Our UHN programs and services are among the most advanced in the world. We have grouped our physicians, staff, services and resources into 10 medical programs to meet the needs of our patients and help us make the most of our resources.
University Health Network is a health care and medical research organization in Toronto, Ontario, Canada. The scope of research and complexity of cases at UHN has made us a national and international source for discovery, education and patient care.
Our 10 medical programs are spread across eight hospital sites – Princess Margaret, Toronto General, Toronto Rehab’s five sites, Toronto Western – as well as our education programs through the Michener Institute of Education at UHN. Learn more about the services, programs and amenities offered at each location.
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Being touched by illness affects us in different ways. Many people want to give back to the community and help others. At UHN, we welcome your contribution and offer different ways you can help so you can find one that suits you.
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On June 25th, 2011, my life changed.
As a result of what happened that fateful day, I became a Cardiac Mentor at the Peter Munk Cardiac Centre two years later.
My role as a Cardiac Mentor has been rewarding on many levels.
National Volunteer WeekApril 12-18, 2015
I can relate to patients
On a personal level, I can share my experiences of having had a major heart attack, a second heart attack, and a number of procedures afterwards.
As a result of these experiences, I am able to connect with patients undergoing similar events even if they are undergoing them for different reasons. I can listen, discuss, support and share with patients and their families in a positive way.
The importance of a healthy diet
On an informative level, I am able to share the importance of healthy diet and exercise which has always been a part of my life -- even before my health challenges began.
After having attended cardiac rehab twice now, with diligence and even perhaps stubbornness, I am now able to lightly jog with confidence on a treadmill, bike up to 30 km, and walk 5 to 8 km a day. It seems unbelievable as it's nowhere near what I could do before, but I've learned to accept the past.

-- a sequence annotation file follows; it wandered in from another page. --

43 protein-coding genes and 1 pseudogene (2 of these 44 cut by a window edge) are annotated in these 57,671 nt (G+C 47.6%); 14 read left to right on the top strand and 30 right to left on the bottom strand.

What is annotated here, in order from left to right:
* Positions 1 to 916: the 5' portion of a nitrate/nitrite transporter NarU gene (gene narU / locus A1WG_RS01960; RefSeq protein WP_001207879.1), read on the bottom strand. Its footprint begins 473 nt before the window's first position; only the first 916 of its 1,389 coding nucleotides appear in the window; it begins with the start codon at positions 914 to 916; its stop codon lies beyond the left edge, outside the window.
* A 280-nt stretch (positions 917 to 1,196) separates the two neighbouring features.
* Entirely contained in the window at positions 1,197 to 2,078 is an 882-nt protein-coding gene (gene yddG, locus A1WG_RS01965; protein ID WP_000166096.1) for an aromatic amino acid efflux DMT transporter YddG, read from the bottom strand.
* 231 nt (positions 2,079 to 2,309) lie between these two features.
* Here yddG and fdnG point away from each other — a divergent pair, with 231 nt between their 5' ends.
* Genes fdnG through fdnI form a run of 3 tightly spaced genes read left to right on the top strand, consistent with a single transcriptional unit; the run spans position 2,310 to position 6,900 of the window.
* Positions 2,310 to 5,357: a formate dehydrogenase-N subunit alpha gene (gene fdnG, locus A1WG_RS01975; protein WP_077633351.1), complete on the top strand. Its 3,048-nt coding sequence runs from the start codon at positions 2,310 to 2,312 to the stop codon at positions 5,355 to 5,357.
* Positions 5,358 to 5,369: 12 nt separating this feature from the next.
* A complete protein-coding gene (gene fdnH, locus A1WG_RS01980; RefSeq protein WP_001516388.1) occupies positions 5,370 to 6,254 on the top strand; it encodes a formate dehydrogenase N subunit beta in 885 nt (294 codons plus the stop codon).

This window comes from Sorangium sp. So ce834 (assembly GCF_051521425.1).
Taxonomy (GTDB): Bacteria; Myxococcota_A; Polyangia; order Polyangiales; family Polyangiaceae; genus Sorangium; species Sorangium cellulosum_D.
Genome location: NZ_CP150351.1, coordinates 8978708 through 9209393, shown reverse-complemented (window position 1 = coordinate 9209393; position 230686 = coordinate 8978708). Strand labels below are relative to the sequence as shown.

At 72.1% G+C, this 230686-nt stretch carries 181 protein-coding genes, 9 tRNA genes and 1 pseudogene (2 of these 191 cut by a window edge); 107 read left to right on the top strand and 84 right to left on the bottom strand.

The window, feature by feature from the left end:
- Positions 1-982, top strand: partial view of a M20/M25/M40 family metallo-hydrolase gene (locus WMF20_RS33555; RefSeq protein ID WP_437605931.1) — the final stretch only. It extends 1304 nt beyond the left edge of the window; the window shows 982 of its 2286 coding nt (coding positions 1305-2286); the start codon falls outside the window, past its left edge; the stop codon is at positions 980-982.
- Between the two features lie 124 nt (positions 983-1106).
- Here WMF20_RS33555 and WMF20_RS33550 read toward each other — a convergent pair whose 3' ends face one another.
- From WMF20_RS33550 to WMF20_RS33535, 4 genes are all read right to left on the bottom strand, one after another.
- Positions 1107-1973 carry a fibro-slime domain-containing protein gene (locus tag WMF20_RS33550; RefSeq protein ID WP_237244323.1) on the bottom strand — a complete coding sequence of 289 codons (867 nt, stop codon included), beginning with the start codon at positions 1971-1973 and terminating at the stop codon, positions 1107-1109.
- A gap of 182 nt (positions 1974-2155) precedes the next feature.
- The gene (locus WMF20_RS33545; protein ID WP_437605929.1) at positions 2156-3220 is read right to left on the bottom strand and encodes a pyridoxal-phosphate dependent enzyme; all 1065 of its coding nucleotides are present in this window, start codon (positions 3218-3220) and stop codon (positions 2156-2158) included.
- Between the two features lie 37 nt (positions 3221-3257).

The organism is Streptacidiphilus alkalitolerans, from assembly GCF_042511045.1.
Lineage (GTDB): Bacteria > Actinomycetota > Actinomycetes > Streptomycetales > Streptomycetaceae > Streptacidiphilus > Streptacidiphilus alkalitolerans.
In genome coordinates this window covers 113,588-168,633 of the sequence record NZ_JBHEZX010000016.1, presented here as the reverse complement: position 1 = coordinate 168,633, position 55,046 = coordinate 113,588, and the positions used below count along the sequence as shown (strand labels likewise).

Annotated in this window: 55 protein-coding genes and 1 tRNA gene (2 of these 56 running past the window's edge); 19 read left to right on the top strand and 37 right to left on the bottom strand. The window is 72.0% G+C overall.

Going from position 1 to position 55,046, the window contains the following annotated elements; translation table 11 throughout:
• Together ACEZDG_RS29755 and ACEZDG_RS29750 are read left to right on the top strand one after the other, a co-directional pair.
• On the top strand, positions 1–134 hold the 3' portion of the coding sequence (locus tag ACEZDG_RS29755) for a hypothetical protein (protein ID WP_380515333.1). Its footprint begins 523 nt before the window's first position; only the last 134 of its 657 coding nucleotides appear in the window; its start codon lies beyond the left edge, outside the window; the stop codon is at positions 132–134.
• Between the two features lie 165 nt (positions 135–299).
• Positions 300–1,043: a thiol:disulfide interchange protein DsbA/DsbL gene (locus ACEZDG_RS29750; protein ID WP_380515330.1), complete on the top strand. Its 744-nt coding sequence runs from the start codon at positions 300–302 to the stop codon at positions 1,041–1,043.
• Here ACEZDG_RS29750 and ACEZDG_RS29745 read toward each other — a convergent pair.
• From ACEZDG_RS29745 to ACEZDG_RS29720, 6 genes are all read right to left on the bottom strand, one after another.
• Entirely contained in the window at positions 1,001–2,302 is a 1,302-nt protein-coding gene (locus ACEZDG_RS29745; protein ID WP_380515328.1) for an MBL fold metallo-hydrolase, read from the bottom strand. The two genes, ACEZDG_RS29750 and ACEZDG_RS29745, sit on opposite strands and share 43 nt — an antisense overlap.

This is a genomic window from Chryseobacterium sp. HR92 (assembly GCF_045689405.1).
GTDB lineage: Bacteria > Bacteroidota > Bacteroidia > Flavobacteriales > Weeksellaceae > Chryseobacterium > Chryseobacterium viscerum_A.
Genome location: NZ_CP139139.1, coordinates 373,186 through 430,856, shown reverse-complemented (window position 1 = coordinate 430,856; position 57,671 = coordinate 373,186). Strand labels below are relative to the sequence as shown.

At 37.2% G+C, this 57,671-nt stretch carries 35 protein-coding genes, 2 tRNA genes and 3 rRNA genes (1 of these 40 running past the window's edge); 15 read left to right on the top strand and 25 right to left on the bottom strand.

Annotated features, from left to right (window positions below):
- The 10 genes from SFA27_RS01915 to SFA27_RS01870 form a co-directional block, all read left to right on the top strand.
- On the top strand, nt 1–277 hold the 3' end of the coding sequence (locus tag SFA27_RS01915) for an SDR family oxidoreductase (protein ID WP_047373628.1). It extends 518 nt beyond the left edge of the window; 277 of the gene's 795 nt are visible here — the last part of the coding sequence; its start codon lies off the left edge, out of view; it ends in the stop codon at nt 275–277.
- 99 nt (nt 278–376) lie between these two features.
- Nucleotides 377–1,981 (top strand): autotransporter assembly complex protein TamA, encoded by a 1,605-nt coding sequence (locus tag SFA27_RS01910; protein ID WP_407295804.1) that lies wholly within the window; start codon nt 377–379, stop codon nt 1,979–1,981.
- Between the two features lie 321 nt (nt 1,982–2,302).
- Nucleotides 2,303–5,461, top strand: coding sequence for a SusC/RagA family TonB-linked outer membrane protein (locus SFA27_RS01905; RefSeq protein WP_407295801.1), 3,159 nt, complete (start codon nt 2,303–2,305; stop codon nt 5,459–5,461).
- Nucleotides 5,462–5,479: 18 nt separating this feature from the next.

By making the right food choices, exercising regularly, meditating, and having a positive attitude, I have dedicated myself to getting well. I have worked very hard to not succumb to my illness.
Every day, I work to ready myself physically and psychologically should my Vascular Ehlers-Danlos Syndrome, an inheritable genetic disorder affecting connective tissue, choose to strike again. I have learned to make adjustments and recognize that even though my body has limitations, I can still enjoy life and know that I have done everything I can do in terms of prevention.
We are not alone
On a psychological level, I am able to share my coping strategies for the fear of the unknown. It can be a challenge at times and I do cry on occasion, but I have learned it is okay to cry. And, even though others may not share my rare disease, dealing with the difficult reality of accepting a genetic diagnosis is something others may share and relate to.
Knowing we are not alone in any illness is sometimes a feat that can lead to a positive shift.
Helping people helps me
On a spiritual level, helping people helps me heal too.
I am certain I am breathing now because of my love for life; the love and support I have from family and friends; my cat Vincent whose purrs heal me; and the medical staff at Sunnybrook, Toronto Western and Toronto General Hospital. I am especially grateful to my heart surgeon, Dr. R.J. Cusimano, for whom I will always hold a special place in my heart.
The most rewarding experience of being a Cardiac Mentor is that I am able to help and inspire people with my journey.
By listening to their concerns and answering their questions, I am able to offer them support as they go through their own journeys. There are times when just being there is enough. Each visit is a unique encounter and opportunity to make a difference, and ultimately impact another person in a positive way.